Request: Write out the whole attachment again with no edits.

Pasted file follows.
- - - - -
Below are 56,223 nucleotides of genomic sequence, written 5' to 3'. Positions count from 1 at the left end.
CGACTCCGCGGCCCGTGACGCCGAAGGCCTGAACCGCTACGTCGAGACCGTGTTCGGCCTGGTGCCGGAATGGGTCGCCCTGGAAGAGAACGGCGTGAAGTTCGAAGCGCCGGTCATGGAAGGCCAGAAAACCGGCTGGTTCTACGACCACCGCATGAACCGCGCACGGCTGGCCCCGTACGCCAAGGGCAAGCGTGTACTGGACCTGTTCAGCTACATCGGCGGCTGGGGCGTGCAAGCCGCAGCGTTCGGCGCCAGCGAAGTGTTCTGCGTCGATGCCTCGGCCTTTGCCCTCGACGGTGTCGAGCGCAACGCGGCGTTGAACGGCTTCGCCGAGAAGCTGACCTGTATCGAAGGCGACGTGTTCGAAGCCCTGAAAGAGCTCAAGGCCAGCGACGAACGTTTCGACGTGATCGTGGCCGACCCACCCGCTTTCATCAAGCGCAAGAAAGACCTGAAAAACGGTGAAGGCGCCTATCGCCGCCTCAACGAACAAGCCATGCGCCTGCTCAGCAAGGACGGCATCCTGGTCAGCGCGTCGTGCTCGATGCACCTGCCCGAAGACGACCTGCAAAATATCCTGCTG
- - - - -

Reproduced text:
Below are 56,223 nucleotides of genomic sequence, written 5' to 3'. Positions count from 1 at the left end.
CGACTCCGCGGCCCGTGACGCCGAAGGCCTGAACCGCTACGTCGAGACCGTGTTCGGCCTGGTGCCGGAATGGGTCGCCCTGGAAGAGAACGGCGTGAAGTTCGAAGCGCCGGTCATGGAAGGCCAGAAAACCGGCTGGTTCTACGACCACCGCATGAACCGCGCACGGCTGGCCCCGTACGCCAAGGGCAAGCGTGTACTGGACCTGTTCAGCTACATCGGCGGCTGGGGCGTGCAAGCCGCAGCGTTCGGCGCCAGCGAAGTGTTCTGCGTCGATGCCTCGGCCTTTGCCCTCGACGGTGTCGAGCGCAACGCGGCGTTGAACGGCTTCGCCGAGAAGCTGACCTGTATCGAAGGCGACGTGTTCGAAGCCCTGAAAGAGCTCAAGGCCAGCGACGAACGTTTCGACGTGATCGTGGCCGACCCACCCGCTTTCATCAAGCGCAAGAAAGACCTGAAAAACGGTGAAGGCGCCTATCGCCGCCTCAACGAACAAGCCATGCGCCTGCTCAGCAAGGACGGCATCCTGGTCAGCGCGTCGTGCTCGATGCACCTGCCCGAAGACGACCTGCAAAATATCCTGCTG